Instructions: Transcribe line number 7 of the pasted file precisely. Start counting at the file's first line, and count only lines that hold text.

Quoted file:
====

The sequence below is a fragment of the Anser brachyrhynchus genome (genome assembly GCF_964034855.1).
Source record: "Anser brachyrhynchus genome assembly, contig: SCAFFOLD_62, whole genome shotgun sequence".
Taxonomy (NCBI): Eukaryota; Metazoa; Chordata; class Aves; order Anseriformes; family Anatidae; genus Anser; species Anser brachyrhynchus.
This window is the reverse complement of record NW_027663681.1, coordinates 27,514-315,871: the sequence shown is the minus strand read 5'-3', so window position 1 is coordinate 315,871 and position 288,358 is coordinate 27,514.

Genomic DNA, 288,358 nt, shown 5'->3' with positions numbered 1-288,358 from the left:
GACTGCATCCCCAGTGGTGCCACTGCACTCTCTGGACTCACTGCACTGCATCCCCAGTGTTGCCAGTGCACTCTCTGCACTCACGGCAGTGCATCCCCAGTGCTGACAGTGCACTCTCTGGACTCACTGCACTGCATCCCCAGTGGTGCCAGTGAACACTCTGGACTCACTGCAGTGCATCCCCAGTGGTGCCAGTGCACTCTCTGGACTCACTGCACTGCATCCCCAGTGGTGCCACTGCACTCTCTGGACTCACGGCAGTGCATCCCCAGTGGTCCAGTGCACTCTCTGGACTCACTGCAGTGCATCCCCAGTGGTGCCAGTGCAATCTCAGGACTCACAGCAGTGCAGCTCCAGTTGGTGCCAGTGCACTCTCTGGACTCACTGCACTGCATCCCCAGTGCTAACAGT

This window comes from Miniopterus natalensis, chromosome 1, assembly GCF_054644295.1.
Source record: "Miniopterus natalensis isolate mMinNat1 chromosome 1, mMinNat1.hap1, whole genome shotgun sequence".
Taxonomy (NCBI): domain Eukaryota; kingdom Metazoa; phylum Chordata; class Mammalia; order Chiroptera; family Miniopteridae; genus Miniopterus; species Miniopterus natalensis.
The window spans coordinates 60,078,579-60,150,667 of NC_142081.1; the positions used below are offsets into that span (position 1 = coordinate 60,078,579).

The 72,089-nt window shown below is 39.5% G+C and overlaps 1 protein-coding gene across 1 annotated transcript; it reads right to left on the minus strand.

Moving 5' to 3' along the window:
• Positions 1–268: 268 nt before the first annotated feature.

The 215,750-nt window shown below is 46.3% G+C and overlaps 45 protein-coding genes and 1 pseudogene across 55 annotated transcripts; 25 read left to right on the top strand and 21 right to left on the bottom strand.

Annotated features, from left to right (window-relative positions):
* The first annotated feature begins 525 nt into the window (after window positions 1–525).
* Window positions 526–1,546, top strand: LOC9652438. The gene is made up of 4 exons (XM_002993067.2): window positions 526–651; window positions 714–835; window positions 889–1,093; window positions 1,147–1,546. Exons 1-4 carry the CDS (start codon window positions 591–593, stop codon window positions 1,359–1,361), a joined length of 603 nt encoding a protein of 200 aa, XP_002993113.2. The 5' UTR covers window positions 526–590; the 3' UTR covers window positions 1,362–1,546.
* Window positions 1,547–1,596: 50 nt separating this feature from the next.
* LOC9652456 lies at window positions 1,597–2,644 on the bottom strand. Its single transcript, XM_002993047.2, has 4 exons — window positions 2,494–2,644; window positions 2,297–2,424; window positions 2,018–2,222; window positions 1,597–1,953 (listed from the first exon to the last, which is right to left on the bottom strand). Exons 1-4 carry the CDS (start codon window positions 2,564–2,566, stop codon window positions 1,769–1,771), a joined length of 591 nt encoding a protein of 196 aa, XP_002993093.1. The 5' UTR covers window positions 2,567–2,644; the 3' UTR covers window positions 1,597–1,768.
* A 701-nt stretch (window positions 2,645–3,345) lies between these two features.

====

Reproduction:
This window comes from Miniopterus natalensis, chromosome 1, assembly GCF_054644295.1.